As a result of the consultation, the service users decided that their participation was essential in the work of the clinical network board. Two service user representatives are now on the board. They are supported by named clinicians who act as champions for user involvement and who support the representatives in practical ways such as briefing them in advance about the context and history of issues. The representatives are currently being invited and encouraged to get involved in the work of various professional groups, for example they have been invited to liaise with mental health professionals to explore how mental health services might better meet the needs of service users.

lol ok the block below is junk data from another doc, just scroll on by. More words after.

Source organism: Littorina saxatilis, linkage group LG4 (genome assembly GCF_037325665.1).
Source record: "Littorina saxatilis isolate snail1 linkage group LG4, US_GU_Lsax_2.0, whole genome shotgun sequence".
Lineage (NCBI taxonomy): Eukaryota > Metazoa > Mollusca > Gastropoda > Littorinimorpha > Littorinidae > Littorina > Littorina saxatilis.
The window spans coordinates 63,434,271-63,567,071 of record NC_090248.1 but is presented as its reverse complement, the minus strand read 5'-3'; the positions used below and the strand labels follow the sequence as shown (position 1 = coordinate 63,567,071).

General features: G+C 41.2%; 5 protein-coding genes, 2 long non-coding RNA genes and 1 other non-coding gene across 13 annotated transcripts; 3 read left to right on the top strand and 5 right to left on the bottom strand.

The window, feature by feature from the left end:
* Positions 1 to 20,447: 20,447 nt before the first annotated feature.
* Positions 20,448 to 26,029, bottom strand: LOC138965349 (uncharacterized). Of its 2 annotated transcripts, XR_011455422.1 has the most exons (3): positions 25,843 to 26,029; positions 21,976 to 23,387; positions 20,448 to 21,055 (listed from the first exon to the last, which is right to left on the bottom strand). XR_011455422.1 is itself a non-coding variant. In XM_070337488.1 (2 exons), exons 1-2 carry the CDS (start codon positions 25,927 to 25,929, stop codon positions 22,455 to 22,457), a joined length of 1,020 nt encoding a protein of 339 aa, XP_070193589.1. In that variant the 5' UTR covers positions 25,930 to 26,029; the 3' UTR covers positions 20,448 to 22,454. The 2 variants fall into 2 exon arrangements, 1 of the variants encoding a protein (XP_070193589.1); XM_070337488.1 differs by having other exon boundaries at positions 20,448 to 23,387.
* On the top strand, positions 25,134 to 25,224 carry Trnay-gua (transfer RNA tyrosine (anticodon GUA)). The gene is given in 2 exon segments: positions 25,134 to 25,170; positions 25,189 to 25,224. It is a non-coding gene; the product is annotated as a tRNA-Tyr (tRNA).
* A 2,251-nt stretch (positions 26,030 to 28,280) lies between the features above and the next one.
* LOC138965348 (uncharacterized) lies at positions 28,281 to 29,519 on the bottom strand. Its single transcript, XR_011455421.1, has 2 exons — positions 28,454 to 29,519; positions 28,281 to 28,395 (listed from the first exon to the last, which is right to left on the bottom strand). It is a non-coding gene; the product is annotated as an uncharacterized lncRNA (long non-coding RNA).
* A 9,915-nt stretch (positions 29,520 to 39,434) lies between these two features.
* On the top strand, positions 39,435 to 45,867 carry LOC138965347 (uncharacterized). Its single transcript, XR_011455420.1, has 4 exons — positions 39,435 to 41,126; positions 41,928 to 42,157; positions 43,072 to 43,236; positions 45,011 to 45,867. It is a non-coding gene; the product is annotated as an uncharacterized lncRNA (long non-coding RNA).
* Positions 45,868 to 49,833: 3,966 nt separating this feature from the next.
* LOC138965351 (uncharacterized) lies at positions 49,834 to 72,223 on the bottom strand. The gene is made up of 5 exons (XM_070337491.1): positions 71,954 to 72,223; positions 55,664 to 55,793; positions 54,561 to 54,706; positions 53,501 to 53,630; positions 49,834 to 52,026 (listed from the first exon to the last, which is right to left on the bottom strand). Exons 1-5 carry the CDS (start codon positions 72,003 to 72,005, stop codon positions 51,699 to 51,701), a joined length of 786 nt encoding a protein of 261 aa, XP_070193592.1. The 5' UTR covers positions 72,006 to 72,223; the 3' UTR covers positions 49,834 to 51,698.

The service users themselves decided to establish a network-wide group that they call 'Patient's Voice'. This group aims to consult as widely as possible about service users' views on existing services and how they might be improved. Patient's Voice also seeks to empower empower verb To encourage or provide a person with the means or information to become involved in solving his/her own problems service users by encouraging a different relationship between them and their treatment centres. This encourages users to become active and informed partners in care by facilitating skills such as assertiveness assertiveness /as·ser·tive·ness/ (ah-ser´tiv-nes) the quality or state of bold or confident self-expression, neither aggressive nor submissive. , questioning and positive self-management. There are two elected co-chairs, one of whom sits on the Network board, and they are supported by professional practitioners who act as PPI (1) (Pixels Per Inch) The measurement of the resolution of a monitor or scanner. For example, a monitor that is 16 inches wide and displays 1600 pixels across its width would have a resolution of 100 ppi (1600 divided by 16). champions within the Network.